The Gist: The number of US consumers under 35 (U35) who closely follow the NFL has taken a nosedive in the past few years, while the number of those who don’t follow it at all have seen an equally notable increase. While every other organization in the world is doing their best to attract Millennials, it seems like the NFL is doing its best to chase them away.
NFL ratings are down again, so let’s all rush to eulogize the fall of an empire.
Okay, that is probably a little melodramatic, and a tad premature. But, there’s definitely a problem and we’re not the only ones to have noticed it. The brilliant Spencer Hall of Every Day Should Be Saturday has submitted his take that NFL owners are not incentivized to actually improve the product. Analysts believe that the current ratings issues could result in an earnings cut of up to $200 million in 2017. The picture is at least a little bit grim.
And, according to our data, it’s not like there’s a whole new crop of viewers on the horizon, ready to take up the mantle of NFL football viewership. The NFL has a young person problem, plain and simple.
When you look at that chart, what do you see? Do you see that consumers under 35 (U35) are more likely to say that they’re watching more NFL games this year compared to last year? If so, congratulations. You’re an eternal optimist, and I’d like to hire you to (eventually, many years down the line) give the eulogy at what would otherwise be my very negative funeral. Personally, as a realist, I’m more focused on that red bar that shows that these consumers are nearly 2x as likely as the 35+ crowd to say they didn’t watch the NFL last year, with no signs of being ready to dive in.
And this isn’t exactly news. Take a look at the trend line over the last few years.
Yikes. U35 consumers who closely follow the NFL have taken a nosedive in the past few years, while those who don’t follow it all made a similar climb. While every other organization in the world is doing their best to attract Millennials, it looks like the NFL is actively chasing them away. Is this just a general lack of interest in sports among Millennials? Take a look at the graph below for the NBA—an organization that, perhaps not coincidentally, just signed its biggest TV deal in history that sent the salary cap skyrocketing:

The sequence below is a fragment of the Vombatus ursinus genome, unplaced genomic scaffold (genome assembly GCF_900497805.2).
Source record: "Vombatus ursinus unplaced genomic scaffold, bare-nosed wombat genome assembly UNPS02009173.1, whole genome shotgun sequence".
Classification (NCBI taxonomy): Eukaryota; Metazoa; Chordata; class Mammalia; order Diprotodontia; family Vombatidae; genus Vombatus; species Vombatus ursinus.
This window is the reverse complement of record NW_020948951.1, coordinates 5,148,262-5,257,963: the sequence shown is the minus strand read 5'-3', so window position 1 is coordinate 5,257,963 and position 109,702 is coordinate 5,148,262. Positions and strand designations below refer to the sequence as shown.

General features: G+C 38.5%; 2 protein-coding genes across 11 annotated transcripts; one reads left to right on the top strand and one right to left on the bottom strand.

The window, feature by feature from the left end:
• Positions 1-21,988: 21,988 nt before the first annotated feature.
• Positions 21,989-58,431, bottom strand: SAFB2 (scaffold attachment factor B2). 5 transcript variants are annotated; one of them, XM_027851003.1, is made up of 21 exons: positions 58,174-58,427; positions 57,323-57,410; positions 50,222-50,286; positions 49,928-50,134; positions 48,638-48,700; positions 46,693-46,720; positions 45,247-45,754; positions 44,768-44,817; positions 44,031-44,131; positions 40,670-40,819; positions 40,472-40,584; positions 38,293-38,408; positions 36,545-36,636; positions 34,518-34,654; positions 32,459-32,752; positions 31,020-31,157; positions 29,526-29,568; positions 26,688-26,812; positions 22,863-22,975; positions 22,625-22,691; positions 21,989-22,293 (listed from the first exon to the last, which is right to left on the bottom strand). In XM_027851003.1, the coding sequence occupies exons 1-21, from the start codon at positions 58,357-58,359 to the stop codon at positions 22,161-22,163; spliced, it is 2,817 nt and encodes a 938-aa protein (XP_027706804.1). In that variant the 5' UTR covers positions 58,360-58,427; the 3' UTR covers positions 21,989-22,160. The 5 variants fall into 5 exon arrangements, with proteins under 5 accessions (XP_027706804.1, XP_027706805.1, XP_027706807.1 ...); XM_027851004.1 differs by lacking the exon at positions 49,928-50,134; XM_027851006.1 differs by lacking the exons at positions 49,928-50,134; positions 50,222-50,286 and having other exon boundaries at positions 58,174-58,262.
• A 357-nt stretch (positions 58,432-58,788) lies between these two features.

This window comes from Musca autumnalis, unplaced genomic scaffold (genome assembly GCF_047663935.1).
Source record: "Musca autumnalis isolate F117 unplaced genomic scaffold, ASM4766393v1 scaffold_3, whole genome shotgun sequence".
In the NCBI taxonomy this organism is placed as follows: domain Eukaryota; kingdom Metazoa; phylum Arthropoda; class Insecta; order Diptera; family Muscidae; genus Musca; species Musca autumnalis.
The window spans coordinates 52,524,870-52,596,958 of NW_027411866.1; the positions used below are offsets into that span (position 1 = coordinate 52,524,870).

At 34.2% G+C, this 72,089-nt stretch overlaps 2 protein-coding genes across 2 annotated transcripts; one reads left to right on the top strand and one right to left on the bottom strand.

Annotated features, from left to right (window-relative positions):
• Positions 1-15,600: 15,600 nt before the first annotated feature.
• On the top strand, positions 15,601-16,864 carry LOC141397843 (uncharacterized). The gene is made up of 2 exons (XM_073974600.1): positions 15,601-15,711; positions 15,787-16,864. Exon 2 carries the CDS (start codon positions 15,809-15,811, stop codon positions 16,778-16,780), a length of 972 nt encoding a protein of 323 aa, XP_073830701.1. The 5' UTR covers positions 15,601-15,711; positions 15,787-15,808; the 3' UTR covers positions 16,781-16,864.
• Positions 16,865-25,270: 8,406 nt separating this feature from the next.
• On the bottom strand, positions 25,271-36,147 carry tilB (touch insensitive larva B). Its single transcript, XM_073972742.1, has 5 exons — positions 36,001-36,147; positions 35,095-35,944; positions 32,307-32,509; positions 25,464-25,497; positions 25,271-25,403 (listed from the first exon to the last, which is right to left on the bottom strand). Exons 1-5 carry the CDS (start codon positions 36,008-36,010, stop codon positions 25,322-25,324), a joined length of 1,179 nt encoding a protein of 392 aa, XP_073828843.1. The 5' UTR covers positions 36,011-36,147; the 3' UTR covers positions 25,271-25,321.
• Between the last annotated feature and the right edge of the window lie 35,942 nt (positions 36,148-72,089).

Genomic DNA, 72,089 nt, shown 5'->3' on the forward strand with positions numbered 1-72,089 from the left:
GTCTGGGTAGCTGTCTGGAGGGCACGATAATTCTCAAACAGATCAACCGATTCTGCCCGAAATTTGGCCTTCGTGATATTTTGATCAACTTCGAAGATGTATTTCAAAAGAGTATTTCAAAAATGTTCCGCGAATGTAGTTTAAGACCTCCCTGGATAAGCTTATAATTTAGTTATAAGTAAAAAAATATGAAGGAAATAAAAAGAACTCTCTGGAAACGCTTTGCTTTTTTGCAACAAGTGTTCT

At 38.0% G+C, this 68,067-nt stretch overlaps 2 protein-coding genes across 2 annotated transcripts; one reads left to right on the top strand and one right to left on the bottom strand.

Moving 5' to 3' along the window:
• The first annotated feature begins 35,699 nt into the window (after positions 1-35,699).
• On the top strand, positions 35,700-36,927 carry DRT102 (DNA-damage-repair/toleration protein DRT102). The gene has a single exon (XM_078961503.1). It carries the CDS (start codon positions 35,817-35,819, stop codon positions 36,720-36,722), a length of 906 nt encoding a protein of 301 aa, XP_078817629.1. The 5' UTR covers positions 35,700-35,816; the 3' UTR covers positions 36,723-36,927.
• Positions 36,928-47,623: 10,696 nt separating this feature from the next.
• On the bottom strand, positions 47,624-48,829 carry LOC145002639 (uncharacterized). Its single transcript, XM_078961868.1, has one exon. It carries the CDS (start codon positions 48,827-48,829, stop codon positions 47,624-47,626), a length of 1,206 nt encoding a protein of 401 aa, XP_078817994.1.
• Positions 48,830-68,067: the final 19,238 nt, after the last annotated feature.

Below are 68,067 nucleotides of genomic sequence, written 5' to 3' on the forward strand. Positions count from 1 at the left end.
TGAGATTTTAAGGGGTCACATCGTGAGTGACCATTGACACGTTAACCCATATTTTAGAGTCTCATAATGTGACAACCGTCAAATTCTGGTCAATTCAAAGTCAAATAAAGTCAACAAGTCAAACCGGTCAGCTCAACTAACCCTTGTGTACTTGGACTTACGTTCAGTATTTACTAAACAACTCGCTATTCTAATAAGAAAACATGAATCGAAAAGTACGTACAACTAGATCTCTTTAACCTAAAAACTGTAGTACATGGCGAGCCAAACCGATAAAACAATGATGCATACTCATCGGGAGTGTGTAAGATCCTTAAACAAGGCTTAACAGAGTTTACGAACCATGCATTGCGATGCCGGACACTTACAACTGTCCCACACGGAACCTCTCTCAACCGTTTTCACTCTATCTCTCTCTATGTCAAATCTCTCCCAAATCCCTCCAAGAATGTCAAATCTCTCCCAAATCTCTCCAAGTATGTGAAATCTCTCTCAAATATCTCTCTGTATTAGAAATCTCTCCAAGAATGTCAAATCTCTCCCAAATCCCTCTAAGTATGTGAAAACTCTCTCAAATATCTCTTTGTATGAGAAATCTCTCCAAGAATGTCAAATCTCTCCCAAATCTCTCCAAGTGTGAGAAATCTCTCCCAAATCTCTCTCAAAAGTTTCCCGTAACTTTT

While the NBA doesn’t have nearly the marketshare the NFL does now, that trend line ought to make a few folks in the NFL offices a little nervous. U35 consumers are showing a gradual, but significant upward trend in following the NBA, with 9% of U35 consumers closely following the NBA, compared to 17% for the NFL. Sure, the NFL may have 2x the consumers in that age bracket, but if the current trends hold steady for another 3 years, which league will be in the lead?
Comparing the two head-to-head is a tale of two completely different generations.
And, due to this disparity in demographics, the NBA tends to have the types of consumers that brands are more likely to want to target: the Market Maven consumers who are ahead of the game in new product trial and brand advocacy, and the social media users who will spread the gospel of the NBA product online. It’s probably worth noting here, as well, that NBA Commissioner Adam Silver has embraced spreading NBA clips on social media as a form of earned media, and the NBA is way ahead of the NFL on streaming solutions with NBA League Pass. Meanwhile, the NFL seems to still be trying to figure out just how to approach a streaming product, and posting any NFL content on YouTube or Twitter is met with a near-instant DMCA takedown notice.
Ultimately, the NFL has some tough decisions to make, but one thing is pretty clear: without fixing its U35 problem, it’s probably not going to fix the ratings problem in the long run. And it might not be the top dog for that much longer.